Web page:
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Excellence for all in Private Equity

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If transparency and disclosure is what our industry needs, then it’s time to level the playing field, says Paula España.

Investors have come to expect unprecedented levels of operational data from their private equity GPs. In its 2015 survey of the global private equity industry, professional business services firm EY describes a new layer of criterion that investors have added as an essential part of their performance lexicon: operational excellence.  What distinguishes private equity firms as best-in-class now goes beyond their investment returns to include the efficiency and effectiveness of their front, middle and back office.

Operational excellence is a differentiator that is defining the basis of PE firms’ long-term relationship with their investors. As such, funds that have the right levels of support, infrastructure and technology stand to gain the biggest advantage. As more LPs perform operational due diligence reviews, allocations will increasingly favour those firms that benchmark well against their peers. In essence, how fast and accurately a GP can deliver meaningful information to LPs will go a long way in maintaining and improving current relationships as well as enhancing a GP’s offering for prospective LPs.

The trend is acknowledged by PE firms themselves. The EY survey found that 66% of GPs respondents saw a need to enhance their reporting transparency, while 50% indentified timeliness in meeting investor demands as an important factor in their relationship with LPs. Around two-thirds of those surveyed reported that investors had demanded customised reporting from them within the past year.

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Fund partners are turning to their finance departments to meet what are often requests for extremely detailed information at very short notice. To better cope, some firms have migrated to an automated portfolio company monitoring (PCM) solution that streamlines the way they collect, analyse and report portfolio company performance and valuations. In other cases, they have hired dedicated personnel to handle LP requests on an ongoing basis.

Either way, GPs stand to benefit by using a database-driven master repository of reliable and up-to-date information on the operational performance and valuation of their portfolio companies. These systems allow them to report at short notice, by reducing the need for human intervention and generally help to improve reporting accuracy, while reducing the scope for error.

The additional use of standardised templates and built-in data models within a PCM, such as AltExchange and ILPA’s templates, are a far more practical way of reporting through globally accepted reporting standards. Systems that can output globally accepted reports may even preclude the need for customised LP report templates. By contrast, firms that keep isolated files and spreadsheets, of which there may be several versions, are more likely to struggle when assembling ad-hoc reports.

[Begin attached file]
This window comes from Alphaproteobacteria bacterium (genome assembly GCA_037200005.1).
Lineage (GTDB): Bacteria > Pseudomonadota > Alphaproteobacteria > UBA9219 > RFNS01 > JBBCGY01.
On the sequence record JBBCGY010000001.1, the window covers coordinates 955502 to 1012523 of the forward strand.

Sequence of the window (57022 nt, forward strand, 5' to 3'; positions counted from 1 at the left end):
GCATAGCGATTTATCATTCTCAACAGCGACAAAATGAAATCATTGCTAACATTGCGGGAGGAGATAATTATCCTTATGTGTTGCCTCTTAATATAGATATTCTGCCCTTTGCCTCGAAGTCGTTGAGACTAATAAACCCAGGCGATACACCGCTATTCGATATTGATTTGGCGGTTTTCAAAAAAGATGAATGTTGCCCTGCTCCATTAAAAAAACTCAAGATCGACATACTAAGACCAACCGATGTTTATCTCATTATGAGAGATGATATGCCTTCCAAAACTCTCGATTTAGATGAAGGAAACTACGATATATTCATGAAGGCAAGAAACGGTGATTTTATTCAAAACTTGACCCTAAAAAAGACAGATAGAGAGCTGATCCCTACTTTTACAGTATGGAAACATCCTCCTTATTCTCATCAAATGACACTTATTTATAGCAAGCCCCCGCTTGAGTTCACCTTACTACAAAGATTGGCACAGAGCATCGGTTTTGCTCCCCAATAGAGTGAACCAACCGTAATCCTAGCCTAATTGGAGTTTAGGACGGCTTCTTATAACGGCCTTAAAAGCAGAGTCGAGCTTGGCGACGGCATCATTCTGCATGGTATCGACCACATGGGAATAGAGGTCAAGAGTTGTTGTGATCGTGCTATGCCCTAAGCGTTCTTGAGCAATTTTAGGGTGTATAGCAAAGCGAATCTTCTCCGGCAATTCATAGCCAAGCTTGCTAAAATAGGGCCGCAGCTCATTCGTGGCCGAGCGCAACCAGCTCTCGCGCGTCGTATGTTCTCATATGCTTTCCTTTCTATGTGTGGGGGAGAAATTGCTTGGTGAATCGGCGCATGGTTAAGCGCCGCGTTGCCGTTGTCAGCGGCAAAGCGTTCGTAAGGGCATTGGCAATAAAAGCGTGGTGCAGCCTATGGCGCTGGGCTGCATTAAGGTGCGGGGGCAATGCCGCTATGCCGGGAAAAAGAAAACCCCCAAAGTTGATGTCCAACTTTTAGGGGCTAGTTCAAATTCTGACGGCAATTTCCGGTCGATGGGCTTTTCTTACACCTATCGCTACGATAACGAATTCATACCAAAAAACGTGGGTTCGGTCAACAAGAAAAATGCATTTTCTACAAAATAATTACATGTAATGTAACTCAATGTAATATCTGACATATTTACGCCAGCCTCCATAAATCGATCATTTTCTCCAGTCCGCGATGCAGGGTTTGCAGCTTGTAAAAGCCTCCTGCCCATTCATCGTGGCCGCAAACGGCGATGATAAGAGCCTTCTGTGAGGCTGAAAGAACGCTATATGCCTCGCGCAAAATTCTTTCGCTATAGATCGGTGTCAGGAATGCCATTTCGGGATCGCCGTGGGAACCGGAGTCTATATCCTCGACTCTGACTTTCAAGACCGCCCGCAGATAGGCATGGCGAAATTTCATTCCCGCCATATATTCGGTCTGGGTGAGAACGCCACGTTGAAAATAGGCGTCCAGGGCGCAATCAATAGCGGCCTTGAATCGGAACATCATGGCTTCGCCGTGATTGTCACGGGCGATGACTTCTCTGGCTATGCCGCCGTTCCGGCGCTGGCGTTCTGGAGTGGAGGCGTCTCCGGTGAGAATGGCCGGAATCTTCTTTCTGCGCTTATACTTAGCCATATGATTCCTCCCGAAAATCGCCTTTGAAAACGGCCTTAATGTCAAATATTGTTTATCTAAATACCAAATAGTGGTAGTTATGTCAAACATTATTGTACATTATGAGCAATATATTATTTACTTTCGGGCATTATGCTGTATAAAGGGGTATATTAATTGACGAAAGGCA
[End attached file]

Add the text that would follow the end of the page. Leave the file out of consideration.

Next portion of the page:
Despite the obvious advantages in efficiency, consistency and transparency that a monitoring software package can provide, adoption levels remain relatively low. Another survey, this time by industry data company Preqin, found that nearly 65% of PE respondents are not using one, and many still rely on an entirely manual environment (Excel) to collect, analyse and report the performance of their investments, calculate valuations and aggregate cash flows to determine fund level investment metrics.

The same survey lays bare the reasons why. Over 30% of respondents cited costs as one of the most prohibitive features of the portfolio company monitoring software solutions. Indeed, some packages on the market can carry price tags well in excess of £100,000 for licensing and implementation. Total costs for these solutions are also notoriously difficult to budget, and greatly vary between firms. The migration process itself, can take anywhere between five and ten months to deliver, which constitutes another major hurdle.

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These considerations make tailored software solutions a daunting prospect for those who can least afford them.   Of the approximately 5,000 PE firms operating globally, an estimated 80% manage relatively small portfolios worth less than US$1 billion in assets, according to Preqin research. It is therefore those firms that constitute the largest portion of our industry, that are most likely to face constraints when developing their people, processes and technology.

To compete for the ‘big ticket’ allocations, and meet the information-sharing expectations of LPs, smaller funds require automated and standardised monitoring technology that is easy to employ, affordable and implemented at a fixed priced. Only by making operational excellence and best practice reporting accessible to the majority of PE funds, can we level the playing field for the benefit of the industry as a whole.

 Paula España is a Director at Baxon Solutions

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